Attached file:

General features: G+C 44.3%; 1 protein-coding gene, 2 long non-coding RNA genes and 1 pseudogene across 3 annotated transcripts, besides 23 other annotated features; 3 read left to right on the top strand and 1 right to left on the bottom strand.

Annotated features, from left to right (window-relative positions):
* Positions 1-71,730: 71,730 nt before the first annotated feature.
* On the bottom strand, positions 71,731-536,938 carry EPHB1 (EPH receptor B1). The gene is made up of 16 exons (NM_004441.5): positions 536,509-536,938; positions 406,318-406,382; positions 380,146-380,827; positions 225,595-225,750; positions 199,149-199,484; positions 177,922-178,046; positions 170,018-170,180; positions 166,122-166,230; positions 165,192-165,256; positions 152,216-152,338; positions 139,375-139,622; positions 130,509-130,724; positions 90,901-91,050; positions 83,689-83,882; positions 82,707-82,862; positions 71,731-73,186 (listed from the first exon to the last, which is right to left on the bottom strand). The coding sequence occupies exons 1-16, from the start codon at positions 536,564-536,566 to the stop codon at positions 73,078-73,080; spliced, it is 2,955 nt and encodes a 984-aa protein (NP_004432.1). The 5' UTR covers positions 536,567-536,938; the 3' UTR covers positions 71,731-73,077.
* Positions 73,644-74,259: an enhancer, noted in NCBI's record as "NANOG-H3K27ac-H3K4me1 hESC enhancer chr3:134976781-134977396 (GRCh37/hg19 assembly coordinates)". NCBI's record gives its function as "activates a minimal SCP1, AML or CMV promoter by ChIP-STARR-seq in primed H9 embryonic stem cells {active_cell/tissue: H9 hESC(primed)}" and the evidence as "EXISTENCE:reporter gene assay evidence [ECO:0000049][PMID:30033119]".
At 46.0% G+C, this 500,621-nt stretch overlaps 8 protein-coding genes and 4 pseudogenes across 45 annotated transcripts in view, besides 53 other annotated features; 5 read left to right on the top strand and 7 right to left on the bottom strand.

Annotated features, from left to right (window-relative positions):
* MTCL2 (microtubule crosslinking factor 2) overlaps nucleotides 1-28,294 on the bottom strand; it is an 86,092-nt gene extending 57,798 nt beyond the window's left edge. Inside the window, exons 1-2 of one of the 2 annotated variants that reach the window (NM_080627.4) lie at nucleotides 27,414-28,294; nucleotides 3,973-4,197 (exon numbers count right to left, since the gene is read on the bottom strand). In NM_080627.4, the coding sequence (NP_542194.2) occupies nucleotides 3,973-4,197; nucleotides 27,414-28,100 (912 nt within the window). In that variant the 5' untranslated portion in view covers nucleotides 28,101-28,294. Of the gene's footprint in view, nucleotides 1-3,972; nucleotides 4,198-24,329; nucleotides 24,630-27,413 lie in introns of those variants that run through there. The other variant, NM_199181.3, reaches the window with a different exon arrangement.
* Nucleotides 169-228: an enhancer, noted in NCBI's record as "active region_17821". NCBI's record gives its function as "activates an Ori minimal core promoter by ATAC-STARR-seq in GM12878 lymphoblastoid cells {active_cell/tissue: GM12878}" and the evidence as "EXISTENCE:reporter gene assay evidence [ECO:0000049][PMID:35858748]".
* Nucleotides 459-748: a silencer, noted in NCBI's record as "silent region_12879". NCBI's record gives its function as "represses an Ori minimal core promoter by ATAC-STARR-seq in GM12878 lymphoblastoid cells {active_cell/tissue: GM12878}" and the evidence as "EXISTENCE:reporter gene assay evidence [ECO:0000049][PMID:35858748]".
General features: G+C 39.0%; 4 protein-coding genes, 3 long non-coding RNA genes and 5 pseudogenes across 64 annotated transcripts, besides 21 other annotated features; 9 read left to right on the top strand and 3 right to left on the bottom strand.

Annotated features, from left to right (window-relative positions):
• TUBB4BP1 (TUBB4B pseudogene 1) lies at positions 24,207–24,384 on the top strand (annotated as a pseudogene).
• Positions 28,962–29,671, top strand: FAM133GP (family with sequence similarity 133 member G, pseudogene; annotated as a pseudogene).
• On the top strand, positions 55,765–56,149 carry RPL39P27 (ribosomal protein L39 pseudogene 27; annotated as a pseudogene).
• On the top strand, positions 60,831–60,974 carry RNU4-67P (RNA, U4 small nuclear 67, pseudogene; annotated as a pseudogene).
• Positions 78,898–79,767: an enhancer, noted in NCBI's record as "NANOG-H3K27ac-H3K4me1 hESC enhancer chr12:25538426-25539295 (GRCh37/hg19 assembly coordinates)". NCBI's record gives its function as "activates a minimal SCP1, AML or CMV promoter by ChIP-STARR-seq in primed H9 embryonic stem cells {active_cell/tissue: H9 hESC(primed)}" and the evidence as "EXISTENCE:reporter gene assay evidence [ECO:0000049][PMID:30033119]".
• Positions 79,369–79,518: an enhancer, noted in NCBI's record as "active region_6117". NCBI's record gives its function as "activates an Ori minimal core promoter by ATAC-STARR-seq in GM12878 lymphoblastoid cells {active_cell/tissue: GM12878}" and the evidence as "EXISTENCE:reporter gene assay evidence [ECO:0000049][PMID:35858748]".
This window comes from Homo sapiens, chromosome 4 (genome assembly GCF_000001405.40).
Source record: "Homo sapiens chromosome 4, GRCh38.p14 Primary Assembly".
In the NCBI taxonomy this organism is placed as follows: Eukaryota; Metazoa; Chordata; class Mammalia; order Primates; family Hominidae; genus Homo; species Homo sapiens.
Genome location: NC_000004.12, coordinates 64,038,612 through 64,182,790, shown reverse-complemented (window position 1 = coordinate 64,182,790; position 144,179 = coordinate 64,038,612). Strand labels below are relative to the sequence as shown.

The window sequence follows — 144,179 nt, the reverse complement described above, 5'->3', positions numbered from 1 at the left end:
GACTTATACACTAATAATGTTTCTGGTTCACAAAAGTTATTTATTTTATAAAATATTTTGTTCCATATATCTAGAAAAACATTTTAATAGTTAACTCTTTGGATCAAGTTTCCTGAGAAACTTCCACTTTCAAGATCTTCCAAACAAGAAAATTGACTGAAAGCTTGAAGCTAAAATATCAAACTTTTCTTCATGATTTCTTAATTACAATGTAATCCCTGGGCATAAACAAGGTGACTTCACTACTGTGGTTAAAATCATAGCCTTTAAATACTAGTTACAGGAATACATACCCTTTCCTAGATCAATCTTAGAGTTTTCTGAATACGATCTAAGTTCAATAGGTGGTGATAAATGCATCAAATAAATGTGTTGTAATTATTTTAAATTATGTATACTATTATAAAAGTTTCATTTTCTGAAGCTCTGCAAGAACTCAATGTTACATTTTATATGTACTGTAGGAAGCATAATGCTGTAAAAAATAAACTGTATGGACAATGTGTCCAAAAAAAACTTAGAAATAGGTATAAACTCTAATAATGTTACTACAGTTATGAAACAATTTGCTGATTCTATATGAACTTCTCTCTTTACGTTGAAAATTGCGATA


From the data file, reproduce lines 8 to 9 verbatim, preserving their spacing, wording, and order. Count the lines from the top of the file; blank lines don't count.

* MTCL2 (microtubule crosslinking factor 2) overlaps nucleotides 1-28,294 on the bottom strand; it is an 86,092-nt gene extending 57,798 nt beyond the window's left edge. Inside the window, exons 1-2 of one of the 2 annotated variants that reach the window (NM_080627.4) lie at nucleotides 27,414-28,294; nucleotides 3,973-4,197 (exon numbers count right to left, since the gene is read on the bottom strand). In NM_080627.4, the coding sequence (NP_542194.2) occupies nucleotides 3,973-4,197; nucleotides 27,414-28,100 (912 nt within the window). In that variant the 5' untranslated portion in view covers nucleotides 28,101-28,294. Of the gene's footprint in view, nucleotides 1-3,972; nucleotides 4,198-24,329; nucleotides 24,630-27,413 lie in introns of those variants that run through there. The other variant, NM_199181.3, reaches the window with a different exon arrangement.
* Nucleotides 169-228: an enhancer, noted in NCBI's record as "active region_17821". NCBI's record gives its function as "activates an Ori minimal core promoter by ATAC-STARR-seq in GM12878 lymphoblastoid cells {active_cell/tissue: GM12878}" and the evidence as "EXISTENCE:reporter gene assay evidence [ECO:0000049][PMID:35858748]".